From incoherent editing and poorly-lit shots to character designs lazily lifted straight from 'Star Wars', this is point-blank the worst a Marvel film has ever looked.
At the core of 'Quantumania's' faults is a fundamental unwillingness of director Peyton Reed ('Ant-Man and the Wasp') and producer Kevin Feige ('Black Panther: Wakanda Forever') to even remotely shake the table as to how these films are structured or written. One of the film's most fascinating ideas revolves around the regret Scott might feel in falling for Kang's tricks, a hero led astray by promises from someone who has no intention of keeping them. However, the film plays this plot beat so frustratingly straight and doesn't explore the selfish reasons that could lead Scott to trust Kang, which would be a great way to flesh out just how self-absorbed Scott seems to have become in his new celebrity status. It's not like Rudd doesn't have the chops for a meatier arc, and with the exception of the film's pretty well-executed final 30 seconds, continuing to relegate him to punchlines way below his paygrade is insulting. Fascinatingly, 'Quantumania' is both way too serious for an 'Ant-Man' film and nowhere near serious enough for what it's trying to set up. As has become standard for Marvel writing, wry quips are aplenty, and they're almost always paired with horrific comedic timing. Ground zero for this in 'Quantumania' is during a character death, which may have the most cringeworthy attempt at humour that I've seen in a film in recent years. Marvel films don't need to be either exclusively comedic or dramatic to work, but the trick comes in knowing how to balance these tones. When the series itself treats everything like a joke, it's hard not to expect audiences to either.
Equally as disappointing is the film's production design and visuals. From incoherent editing and poorly-lit shots to character designs lazily lifted straight from 'Star Wars', this is point-blank the worst a Marvel film has ever looked. No amount of "but it's meant to look cartoonish like a comic!" defence can make up for the fact that Disney released 'Avatar: The Way of Water' not two months before 'Quantumania'. The chasm in the quality of visual effects between those two films is baffling, and comparing them in disbelief is one of the only enjoyable things about 'Quantumania'. Marvel fans have a reputation for being unnecessarily audible during screenings, but there's no way their laughs at the return of an old 'Ant-Man' villain will be out of anything but mockery. Of course, the near-inhumane conditions Marvel's visual effects departments are expected to work in to make their tight deadlines have been well documented. The 'Quantumania' crew no doubt tried their best with the time they had, but one cannot help but wonder what a Marvel film that took its time - and cared about its craft - could look like. Having grossed nearly US$30 billion over 30 films, Marvel is the biggest cinematic franchise of all time, and it's not unreasonable for audiences to expect a development in quality over 15 years of filmmaking and technology development.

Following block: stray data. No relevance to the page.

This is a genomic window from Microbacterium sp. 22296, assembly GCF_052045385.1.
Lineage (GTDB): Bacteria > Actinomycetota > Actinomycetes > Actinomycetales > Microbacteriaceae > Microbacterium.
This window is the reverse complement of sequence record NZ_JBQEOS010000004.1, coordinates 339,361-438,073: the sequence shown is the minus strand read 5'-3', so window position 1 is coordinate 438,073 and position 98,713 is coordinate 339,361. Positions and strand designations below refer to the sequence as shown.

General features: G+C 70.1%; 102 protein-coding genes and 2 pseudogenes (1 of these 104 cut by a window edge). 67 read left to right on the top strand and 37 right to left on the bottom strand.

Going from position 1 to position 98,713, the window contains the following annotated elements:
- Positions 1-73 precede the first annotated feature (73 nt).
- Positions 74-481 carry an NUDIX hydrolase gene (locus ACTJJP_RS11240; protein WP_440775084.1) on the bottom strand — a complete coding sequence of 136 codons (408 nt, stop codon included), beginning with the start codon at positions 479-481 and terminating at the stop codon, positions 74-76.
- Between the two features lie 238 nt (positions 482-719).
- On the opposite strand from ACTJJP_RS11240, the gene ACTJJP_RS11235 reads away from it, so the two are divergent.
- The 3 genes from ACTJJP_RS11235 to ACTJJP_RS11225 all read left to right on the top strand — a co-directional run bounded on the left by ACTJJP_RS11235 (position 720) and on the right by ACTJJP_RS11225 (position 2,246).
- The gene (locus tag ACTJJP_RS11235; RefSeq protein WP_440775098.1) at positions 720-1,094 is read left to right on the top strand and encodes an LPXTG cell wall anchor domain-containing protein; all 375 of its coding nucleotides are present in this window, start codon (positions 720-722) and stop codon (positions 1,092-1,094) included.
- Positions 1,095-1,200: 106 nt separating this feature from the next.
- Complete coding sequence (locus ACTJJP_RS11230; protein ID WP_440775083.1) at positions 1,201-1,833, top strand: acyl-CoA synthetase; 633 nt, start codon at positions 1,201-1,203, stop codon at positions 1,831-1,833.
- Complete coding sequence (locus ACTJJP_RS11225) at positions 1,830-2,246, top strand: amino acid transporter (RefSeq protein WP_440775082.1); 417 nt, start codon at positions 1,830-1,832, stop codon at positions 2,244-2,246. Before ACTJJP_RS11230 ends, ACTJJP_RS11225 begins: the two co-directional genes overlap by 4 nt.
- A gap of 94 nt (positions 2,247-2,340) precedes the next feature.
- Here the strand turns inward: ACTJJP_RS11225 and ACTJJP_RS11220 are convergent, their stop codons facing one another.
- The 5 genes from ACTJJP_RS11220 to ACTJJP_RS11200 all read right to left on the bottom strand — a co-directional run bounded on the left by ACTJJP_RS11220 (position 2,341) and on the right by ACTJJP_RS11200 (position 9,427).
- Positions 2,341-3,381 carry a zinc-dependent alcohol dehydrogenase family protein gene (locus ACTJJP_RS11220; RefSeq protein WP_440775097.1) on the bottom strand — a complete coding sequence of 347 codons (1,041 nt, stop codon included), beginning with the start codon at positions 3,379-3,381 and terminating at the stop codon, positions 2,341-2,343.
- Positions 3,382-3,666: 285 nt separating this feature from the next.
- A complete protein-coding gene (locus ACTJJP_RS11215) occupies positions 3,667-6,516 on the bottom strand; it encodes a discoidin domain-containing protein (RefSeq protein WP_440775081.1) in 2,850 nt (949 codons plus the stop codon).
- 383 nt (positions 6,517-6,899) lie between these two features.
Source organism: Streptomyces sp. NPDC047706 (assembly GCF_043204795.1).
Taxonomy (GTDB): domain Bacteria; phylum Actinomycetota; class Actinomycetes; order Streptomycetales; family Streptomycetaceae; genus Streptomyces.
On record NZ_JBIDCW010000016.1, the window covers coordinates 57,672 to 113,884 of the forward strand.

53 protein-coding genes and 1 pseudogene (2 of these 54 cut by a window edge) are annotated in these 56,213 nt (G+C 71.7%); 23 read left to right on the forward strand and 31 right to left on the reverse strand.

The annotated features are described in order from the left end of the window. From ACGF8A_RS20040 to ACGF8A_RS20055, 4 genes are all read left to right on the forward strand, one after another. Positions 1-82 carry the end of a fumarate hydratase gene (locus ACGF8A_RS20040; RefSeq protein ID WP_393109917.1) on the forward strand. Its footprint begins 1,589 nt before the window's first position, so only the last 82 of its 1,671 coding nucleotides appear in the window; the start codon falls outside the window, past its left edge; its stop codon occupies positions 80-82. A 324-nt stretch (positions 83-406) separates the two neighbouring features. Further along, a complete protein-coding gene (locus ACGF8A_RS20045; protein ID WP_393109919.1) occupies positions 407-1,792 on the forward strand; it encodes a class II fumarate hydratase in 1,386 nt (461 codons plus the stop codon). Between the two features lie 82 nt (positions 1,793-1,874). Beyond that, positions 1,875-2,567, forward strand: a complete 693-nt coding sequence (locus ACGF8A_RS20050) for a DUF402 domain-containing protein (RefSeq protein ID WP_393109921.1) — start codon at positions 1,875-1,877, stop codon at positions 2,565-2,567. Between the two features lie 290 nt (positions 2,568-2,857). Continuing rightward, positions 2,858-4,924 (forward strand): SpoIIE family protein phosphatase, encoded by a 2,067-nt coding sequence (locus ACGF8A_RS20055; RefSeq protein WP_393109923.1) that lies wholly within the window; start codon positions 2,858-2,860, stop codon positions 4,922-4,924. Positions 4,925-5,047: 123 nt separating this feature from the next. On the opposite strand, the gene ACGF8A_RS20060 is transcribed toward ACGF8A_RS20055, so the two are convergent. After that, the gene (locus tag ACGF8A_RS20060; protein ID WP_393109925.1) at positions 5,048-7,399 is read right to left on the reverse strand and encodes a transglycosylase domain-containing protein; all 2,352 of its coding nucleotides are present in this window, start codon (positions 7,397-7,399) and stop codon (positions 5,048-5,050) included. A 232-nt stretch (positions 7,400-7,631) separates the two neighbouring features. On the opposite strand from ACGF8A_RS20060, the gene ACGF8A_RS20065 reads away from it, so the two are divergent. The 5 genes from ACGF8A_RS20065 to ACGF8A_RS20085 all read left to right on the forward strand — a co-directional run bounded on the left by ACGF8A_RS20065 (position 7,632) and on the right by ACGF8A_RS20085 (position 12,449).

In another multiverse timeline, there's a version of this film that balances its humour and drama, writes interesting arcs for its characters, and ultimately doesn't feel like a chore to sit through (at least 'Thor: Love and Thunder' held audience attention in how unbelievably terrible it was). Unfortunately, that timeline isn't the one we are living in. If superhero fatigue hasn't hit you yet, expect 'Ant-Man and the Wasp: Quantumania' to send you straight into the realm of exhaustion.